Using Machine Learning to Transform Data into Cyber Threat Intelligence

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Whether we realize it or not, our digital lives and what we see on the internet are controlled and determined by algorithms and analytics. Through them, businesses learn what our preferences are and what we’re drawn to in order to target us with information. The idea is to present us with information that is most relevant to us.

In the same way, cybersecurity professionals are constantly faced with an enormous amount of threat data to sift through and prioritize on a daily basis. In fact, “too much data to analyze” is the number one obstacle inhibiting companies from defending against cyber threats according to the 2019 Cyberthreat Defense Report by CyberEdge.

Yet, while the overwhelming majority (77%) of companies recognize that threat intelligence is important or very important to their overall security posture, most organizations can only comfortably research and utilize between 1 and 100 threat indicators weekly. That pace is not nearly enough to keep up with the evolving threat landscape, nor is it anywhere near able to handle the terabytes of potential threat data sourced from multiple providers needed for rigorous, resilient threat analysis.

To compound matters, the roll-out of 5G will increase the usage of devices, resulting in even more unprocessed data and, therefore, a bigger risk of cyber threats.

It is no wonder, then, that collecting and analyzing raw threat data today requires advanced analytics and technology, in addition to human intelligence, to efficiently and accurately evaluate and interpret the volume of threat data. If done correctly, the combination of threat analysis and data analysis utilized with machine learning can help security teams quickly turn raw data into effective operational cyber threat intelligence.

Cyber threat intelligence could incorporate any number of key elements such as the ongoing collection, normalization, research and analysis of threat data so that an individual or organization can construct a calculated and effective response to defend against a cyber-attack.

The need for cohesive cyber threat intelligence is fueled by the fact that there has been steady growth in the number and variety of threats, which includes an increase in malware families and threat groups. This growth has been synonymous with the emergence of commercialized cybercrime.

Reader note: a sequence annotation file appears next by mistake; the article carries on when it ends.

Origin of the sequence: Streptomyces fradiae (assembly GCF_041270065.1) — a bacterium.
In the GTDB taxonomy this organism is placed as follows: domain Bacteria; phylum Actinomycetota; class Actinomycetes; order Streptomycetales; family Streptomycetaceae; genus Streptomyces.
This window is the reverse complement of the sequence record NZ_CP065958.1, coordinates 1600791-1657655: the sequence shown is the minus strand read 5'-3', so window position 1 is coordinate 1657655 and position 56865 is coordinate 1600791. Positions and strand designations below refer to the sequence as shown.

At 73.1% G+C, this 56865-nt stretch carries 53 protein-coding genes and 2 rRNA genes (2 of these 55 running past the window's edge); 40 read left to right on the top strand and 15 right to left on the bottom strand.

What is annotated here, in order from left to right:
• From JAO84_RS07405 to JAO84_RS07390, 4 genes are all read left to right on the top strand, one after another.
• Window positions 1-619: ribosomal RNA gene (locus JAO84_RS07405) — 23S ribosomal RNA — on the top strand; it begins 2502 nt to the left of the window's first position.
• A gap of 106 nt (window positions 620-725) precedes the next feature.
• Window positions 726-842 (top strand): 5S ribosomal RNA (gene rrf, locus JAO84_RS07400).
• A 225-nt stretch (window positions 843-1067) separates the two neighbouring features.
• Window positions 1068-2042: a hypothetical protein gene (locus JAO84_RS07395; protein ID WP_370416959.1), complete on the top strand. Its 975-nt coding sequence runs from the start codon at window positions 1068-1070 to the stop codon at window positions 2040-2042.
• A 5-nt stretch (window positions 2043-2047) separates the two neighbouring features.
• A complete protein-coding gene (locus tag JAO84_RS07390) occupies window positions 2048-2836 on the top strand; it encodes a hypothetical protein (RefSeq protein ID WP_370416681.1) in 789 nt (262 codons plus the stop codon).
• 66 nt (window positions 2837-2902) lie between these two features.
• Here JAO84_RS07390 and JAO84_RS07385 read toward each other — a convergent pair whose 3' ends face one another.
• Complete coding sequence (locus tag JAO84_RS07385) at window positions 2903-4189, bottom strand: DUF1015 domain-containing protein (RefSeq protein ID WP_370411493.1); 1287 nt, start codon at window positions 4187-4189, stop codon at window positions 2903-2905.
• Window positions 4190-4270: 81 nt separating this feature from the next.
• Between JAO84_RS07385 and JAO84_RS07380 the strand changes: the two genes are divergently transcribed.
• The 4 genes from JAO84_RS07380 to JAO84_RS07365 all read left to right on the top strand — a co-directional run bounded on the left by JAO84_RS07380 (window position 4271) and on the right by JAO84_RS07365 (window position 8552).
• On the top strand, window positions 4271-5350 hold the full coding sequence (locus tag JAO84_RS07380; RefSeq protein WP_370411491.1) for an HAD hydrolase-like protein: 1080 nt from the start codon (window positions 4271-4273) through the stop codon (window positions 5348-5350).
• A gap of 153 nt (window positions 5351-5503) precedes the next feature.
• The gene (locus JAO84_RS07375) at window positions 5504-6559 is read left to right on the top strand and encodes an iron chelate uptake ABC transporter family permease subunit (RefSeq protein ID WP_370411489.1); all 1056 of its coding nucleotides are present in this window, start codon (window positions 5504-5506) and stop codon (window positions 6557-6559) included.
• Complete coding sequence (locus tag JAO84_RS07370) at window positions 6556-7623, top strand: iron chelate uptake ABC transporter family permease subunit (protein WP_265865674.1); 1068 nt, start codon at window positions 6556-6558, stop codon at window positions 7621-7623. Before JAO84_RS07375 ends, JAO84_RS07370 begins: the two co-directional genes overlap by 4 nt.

Therefore, there is a natural progression to categorizing and predicting threats, where analysis – aided by machine learning – can help enterprises become more resilient in defending their networks.

Categorizing and predicting threats

There are various ways in which threat researchers categorize or predict threats. For example, a “malware-centric approach” examines malware to create groupings or families that display similar traits, using the analysis methods described above.

Another approach is more “adversary-centric” and involves observing a criminal’s behavior, motivations, location and typical infrastructure while trying to piece the puzzle together with visible patterns. To help with the adversary identification process, threat researchers can use atomic threat indicators (IP addresses, file hashes, and domains as detection tools) as a first line of defense. However, adversaries can easily change these “lower-level” threat indictors. Therefore, researchers layer this information with a behavioral-based approach to categorize the patterns and behaviors of malware and adversaries.

By focusing on the behaviors of a threat actor, security researchers are giving themselves a better chance to identify and attribute the source of the threat. This is because it is more difficult and expensive for threat actors to change their overall infrastructure and identifiable traits. It’s the main reason the MITRE ATT&CK threat intelligence framework is commonly used and integrated into security technologies, as it is a preferred source of knowledge on adversary tactics and techniques.

Because the threat landscape and IT systems are constantly evolving (exacerbated by the explosion of devices connecting to networks), resilience is key to helping to protect a business from attack. To achieve resiliency in threat detection and response, security professionals should be using a layered approach to threat intelligence, one that includes the use of atomic threat indicators as a first line of defense and makes use of both a malware-centric and adversary-centric approach.

A layered approach can provide insight into an attack not just at one stage, but along multiple stages of the Kill Chain, from reconnaissance to command and control (C&C). If an adversary modifies their tactics along any of those stages, such as in the way they deliver a payload, defenders are more resilient in their ability to detect along another stage, for example, how the hacker installs malware on an asset.

Quality cyber threat intelligence is one of the most valuable resources defenders have to help protect an organization against threats. By curating multiple layers of threat intelligence, researchers can create comprehensive adversary profiles, which are more effective at predicting new and evolving threats.

Moreover, by using machine learning and data analytics, they are more equipped to deal with the enormous volume of global threat data that must be analyzed to gain this level of insight.

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